Posture

Valsalva

 

177

How do you diagnose a migraine?

Pain that is 2 Of:

  • Moderate/severe
  • Unilateral
  • Throbing
  • Worst on movement

 

And 1 of:

  • Photophobia
    • Phonophobia

 

178

What is the pathophysiology of Migraines?

Stress triggers changes in the brain releasing serotonin 

 

Blood vessels constrict and dilate

 

Chemicals including substance P irritate the nerves and blood vessels

179

What is an Aura when refering to a migraine?

Fully reversible visual, sensory , motor or language symptom

180

What are common triggers for migraines ?

Sleep

Dietary

Stress

Hormonal

Physical exertion

 

Headache diary can help identify triggers

181

How do you treat a migraine?

Aspirin

Naproxen 

Ibuporfen

ASAP ( sooner the better)

182

What are Triptans?

5HT agonist used to treat migraines

 

Take at the start of the headache

 

Sublingual

183

Whats the problem with triptans?

Not sure if they are really that great and they are pretty expensive

184

When would you consider prophylaxic treatment for migraines ?

More than 3 attacks per month

 

Very severe attacks

185

What can be used as prophylaxis for migraines?

Propanolol

 

Topiramate

186

What prophylatic affect does propanolol have on migraines?

Reduces frequency by 60-80%

187

What are the contraindications for  propanolol?

Contraindicated in asthma and heart failure

188

What is the downside to using Topiramate as a prohylaxis for migraines

It takes a while to start working

 

Many side effects:- weight loss, paraesthesia, impaired concentration enzyme inducer

189

What are trigeminal autonomic cephalgias? 

Group of primary headache disorders characterised by unilateral trigeminal distribution pain that occurs with prominent ipsilateral cranial autonomic features.

190

Give examples of Ipsilateral cranial autonomic features

Ptosis 
Miosis

Nasal stuffiness

Nausea/vomiting

Tearing 

Eye lid oedema

191

What are the 4 types of trigeminal autonomic cephalgias?

Cluster 

Paroxsymal hemicrania

Hemicrania continua

SUNCT

192

Who gets cluster headaches?

People in their 30s and 40s

193

When do people usually get cluster headaches?

Around sleep time 

194

What are the features of cluster headaches

 

How long do they last and how frequent are they

Severe unilateral headache

 

Lasting 45-90 mins 

1-8 time a day for weeks to months

195

How do you treat cluster headaches?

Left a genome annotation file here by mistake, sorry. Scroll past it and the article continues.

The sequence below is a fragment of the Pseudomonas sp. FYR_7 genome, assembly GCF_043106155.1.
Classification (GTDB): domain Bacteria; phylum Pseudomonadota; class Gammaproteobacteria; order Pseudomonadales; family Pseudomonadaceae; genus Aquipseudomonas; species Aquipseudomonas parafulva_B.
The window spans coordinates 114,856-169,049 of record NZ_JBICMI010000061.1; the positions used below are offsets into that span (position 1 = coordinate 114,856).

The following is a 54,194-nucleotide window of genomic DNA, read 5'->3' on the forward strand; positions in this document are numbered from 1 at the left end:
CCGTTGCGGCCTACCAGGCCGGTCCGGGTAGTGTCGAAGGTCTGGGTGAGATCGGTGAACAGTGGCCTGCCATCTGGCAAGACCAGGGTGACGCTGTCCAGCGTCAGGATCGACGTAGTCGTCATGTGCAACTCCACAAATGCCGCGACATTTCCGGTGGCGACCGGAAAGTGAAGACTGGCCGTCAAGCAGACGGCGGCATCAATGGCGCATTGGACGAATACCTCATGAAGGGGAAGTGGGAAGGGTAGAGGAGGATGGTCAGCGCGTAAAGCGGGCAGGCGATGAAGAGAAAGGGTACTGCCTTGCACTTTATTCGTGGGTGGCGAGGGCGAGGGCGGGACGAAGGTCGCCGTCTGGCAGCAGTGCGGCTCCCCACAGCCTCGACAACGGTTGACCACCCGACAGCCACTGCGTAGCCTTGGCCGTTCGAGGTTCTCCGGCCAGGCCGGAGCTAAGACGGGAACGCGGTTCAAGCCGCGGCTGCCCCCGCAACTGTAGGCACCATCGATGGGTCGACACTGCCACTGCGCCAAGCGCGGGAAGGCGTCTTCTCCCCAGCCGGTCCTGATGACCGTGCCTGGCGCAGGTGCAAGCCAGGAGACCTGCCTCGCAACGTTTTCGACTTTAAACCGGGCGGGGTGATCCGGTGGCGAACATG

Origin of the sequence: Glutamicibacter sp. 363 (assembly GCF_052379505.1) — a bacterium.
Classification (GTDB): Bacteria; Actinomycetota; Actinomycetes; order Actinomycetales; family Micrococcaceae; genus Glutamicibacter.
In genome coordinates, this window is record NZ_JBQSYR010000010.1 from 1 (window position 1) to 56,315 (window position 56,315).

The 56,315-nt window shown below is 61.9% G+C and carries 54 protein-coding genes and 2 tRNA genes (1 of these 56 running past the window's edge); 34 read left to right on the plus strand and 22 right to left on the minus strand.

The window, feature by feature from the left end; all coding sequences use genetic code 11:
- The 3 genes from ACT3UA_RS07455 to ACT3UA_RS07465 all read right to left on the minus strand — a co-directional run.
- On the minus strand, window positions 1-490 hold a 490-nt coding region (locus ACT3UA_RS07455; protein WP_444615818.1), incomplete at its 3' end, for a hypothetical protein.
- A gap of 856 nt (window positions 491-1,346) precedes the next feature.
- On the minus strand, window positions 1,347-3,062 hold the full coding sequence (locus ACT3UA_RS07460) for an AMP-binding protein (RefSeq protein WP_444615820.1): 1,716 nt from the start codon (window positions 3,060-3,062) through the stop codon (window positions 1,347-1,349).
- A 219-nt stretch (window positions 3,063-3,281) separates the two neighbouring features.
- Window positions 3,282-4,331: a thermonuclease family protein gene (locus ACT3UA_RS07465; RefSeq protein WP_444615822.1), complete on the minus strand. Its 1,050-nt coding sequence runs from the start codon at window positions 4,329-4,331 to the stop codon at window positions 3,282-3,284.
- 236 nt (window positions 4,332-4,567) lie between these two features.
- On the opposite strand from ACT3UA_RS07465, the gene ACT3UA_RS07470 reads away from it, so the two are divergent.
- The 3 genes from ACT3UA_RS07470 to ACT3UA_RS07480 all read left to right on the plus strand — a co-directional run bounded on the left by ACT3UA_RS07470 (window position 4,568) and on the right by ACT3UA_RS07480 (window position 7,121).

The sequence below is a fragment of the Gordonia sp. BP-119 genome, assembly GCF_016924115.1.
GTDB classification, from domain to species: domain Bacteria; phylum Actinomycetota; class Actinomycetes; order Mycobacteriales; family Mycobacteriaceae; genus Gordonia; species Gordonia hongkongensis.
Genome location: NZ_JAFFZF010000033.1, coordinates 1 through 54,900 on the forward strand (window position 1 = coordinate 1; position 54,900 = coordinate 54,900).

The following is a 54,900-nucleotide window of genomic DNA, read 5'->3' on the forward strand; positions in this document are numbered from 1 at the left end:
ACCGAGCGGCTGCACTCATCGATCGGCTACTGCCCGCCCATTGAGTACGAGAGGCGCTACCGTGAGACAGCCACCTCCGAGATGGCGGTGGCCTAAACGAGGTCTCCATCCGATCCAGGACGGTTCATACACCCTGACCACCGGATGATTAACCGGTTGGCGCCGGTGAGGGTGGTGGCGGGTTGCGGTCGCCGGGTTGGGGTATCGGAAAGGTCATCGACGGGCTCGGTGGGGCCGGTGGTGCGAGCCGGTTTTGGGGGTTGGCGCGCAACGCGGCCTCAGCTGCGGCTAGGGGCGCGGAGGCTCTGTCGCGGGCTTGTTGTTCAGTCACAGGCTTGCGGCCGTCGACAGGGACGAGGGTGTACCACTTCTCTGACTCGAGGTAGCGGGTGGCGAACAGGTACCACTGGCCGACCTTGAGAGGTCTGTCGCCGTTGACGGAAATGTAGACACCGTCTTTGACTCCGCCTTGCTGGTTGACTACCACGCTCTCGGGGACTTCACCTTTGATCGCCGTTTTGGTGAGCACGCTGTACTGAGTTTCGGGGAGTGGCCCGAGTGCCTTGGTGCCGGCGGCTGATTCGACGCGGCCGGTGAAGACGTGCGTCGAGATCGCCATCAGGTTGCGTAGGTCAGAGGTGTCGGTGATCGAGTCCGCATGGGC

High flow Oxygen for 20 mins


Sub cut sumatriptan 6mg


Steroids reducing course over 2 weeks

 

 

196

What can be used as a prophylaxis for Cluster headaches?

Verapamil

197

Who gets paroxysmal hemicrania?

Elderly 50s-60s

198

What are the features of paroxysmal hemicrania?

How long does it last?

How frequent ?

Severe unilateral headache with unilateral autonomic features

 

10-30 mins

 

1-40 times a day

 

199

How do you treat paroxysmal hemicrania?

Responds well Indomethicin 

200

What are the main differences between Paroxysmal Hemicrania and cluster headaches?

Paroxysmal Hemmicranias have a shorter duration and are more frequent than cluster headaches 

 

They also respond really well to Indomethicin

201

What does SNUCT stand for?

S - short lied (15-120 seconds)

U - unilateral

N - neuralgiaform headache

C - conjunctival injections

T - tearing

202

How do you treat SUNCT?

Lamotrigine 

or

Gabapentin

203

What investigations would you do for someone with new onset unilateral cranial autonomic features?

MRI brain 

MR angiogram

204

Who gets trigeminal neuralgia?

Older people >60

Woman

205

What triggers trigeminal neuralgia ?

Touch - usually V2/3

206

What are the features of trigeminal neuralgia?

 

Duration ?

 

Frequency?

Severe stabbing unilateral pain

 

1-90seconds

 

10 - 100 times a day

 

few weeks to months before remission 

 

207

how do you treat trigeminal neuralgia?

Carbamazepine

Gabapentin

Phenytoin

Baclofen

 

Surgical - Abalation vs decompression

208

When is a CT scan appropriate in someone who presents with falls/seziures ?

  • Suspected skull fracture
  • Deterioratting GCS
  • Focal signs
  • Head injury with seizure
    • Failure to be GCS 15/15 4hrs after arrival

209

If it is your 1st seziure how long must you wait before you can drive again?

6 months

210

If you have epilepsy how long must you wait before driving again?

1 year 

or 

3 years during sleep

211

What conditions are commonly confused with eplilepsy ?